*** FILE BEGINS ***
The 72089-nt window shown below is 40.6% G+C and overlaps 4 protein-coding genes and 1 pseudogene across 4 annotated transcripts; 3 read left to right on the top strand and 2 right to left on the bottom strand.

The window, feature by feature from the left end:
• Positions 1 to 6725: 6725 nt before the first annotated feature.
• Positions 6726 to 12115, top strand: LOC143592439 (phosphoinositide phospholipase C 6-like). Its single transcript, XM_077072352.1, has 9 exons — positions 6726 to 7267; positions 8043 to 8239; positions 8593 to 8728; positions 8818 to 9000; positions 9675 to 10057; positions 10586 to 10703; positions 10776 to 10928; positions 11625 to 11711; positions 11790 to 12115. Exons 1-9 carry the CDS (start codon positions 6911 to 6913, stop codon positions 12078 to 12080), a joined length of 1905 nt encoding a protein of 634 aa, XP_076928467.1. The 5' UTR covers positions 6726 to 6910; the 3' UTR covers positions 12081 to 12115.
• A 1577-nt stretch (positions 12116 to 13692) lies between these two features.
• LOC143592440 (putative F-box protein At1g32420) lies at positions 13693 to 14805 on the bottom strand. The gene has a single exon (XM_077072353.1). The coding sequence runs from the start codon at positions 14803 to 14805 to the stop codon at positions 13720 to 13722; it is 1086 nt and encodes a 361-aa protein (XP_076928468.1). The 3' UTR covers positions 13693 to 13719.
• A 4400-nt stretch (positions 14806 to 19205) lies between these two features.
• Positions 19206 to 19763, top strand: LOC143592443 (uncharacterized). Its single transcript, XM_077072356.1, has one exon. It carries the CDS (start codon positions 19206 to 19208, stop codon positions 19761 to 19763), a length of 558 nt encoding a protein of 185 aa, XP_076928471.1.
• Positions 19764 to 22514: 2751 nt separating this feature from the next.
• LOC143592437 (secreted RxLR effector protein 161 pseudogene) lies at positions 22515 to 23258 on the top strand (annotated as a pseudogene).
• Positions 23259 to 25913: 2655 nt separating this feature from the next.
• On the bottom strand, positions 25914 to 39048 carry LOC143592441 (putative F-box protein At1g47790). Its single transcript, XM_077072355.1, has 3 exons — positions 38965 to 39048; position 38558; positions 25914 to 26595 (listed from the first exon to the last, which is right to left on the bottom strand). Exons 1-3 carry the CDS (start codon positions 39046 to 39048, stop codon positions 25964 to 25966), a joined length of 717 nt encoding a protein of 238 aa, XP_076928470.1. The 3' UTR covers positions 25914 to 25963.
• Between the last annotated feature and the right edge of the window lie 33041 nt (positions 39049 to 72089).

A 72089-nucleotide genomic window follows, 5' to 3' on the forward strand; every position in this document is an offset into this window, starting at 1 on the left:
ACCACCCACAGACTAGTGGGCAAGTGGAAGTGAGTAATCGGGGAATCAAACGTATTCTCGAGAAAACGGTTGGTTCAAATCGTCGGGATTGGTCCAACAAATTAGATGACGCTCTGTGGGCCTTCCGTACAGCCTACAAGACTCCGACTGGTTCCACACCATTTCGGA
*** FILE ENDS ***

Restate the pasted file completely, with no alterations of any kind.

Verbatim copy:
The 72089-nt window shown below is 40.6% G+C and overlaps 4 protein-coding genes and 1 pseudogene across 4 annotated transcripts; 3 read left to right on the top strand and 2 right to left on the bottom strand.

The window, feature by feature from the left end:
• Positions 1 to 6725: 6725 nt before the first annotated feature.
• Positions 6726 to 12115, top strand: LOC143592439 (phosphoinositide phospholipase C 6-like). Its single transcript, XM_077072352.1, has 9 exons — positions 6726 to 7267; positions 8043 to 8239; positions 8593 to 8728; positions 8818 to 9000; positions 9675 to 10057; positions 10586 to 10703; positions 10776 to 10928; positions 11625 to 11711; positions 11790 to 12115. Exons 1-9 carry the CDS (start codon positions 6911 to 6913, stop codon positions 12078 to 12080), a joined length of 1905 nt encoding a protein of 634 aa, XP_076928467.1. The 5' UTR covers positions 6726 to 6910; the 3' UTR covers positions 12081 to 12115.
• A 1577-nt stretch (positions 12116 to 13692) lies between these two features.
• LOC143592440 (putative F-box protein At1g32420) lies at positions 13693 to 14805 on the bottom strand. The gene has a single exon (XM_077072353.1). The coding sequence runs from the start codon at positions 14803 to 14805 to the stop codon at positions 13720 to 13722; it is 1086 nt and encodes a 361-aa protein (XP_076928468.1). The 3' UTR covers positions 13693 to 13719.
• A 4400-nt stretch (positions 14806 to 19205) lies between these two features.
• Positions 19206 to 19763, top strand: LOC143592443 (uncharacterized). Its single transcript, XM_077072356.1, has one exon. It carries the CDS (start codon positions 19206 to 19208, stop codon positions 19761 to 19763), a length of 558 nt encoding a protein of 185 aa, XP_076928471.1.
• Positions 19764 to 22514: 2751 nt separating this feature from the next.
• LOC143592437 (secreted RxLR effector protein 161 pseudogene) lies at positions 22515 to 23258 on the top strand (annotated as a pseudogene).
• Positions 23259 to 25913: 2655 nt separating this feature from the next.
• On the bottom strand, positions 25914 to 39048 carry LOC143592441 (putative F-box protein At1g47790). Its single transcript, XM_077072355.1, has 3 exons — positions 38965 to 39048; position 38558; positions 25914 to 26595 (listed from the first exon to the last, which is right to left on the bottom strand). Exons 1-3 carry the CDS (start codon positions 39046 to 39048, stop codon positions 25964 to 25966), a joined length of 717 nt encoding a protein of 238 aa, XP_076928470.1. The 3' UTR covers positions 25914 to 25963.
• Between the last annotated feature and the right edge of the window lie 33041 nt (positions 39049 to 72089).

A 72089-nucleotide genomic window follows, 5' to 3' on the forward strand; every position in this document is an offset into this window, starting at 1 on the left:
ACCACCCACAGACTAGTGGGCAAGTGGAAGTGAGTAATCGGGGAATCAAACGTATTCTCGAGAAAACGGTTGGTTCAAATCGTCGGGATTGGTCCAACAAATTAGATGACGCTCTGTGGGCCTTCCGTACAGCCTACAAGACTCCGACTGGTTCCACACCATTTCGGA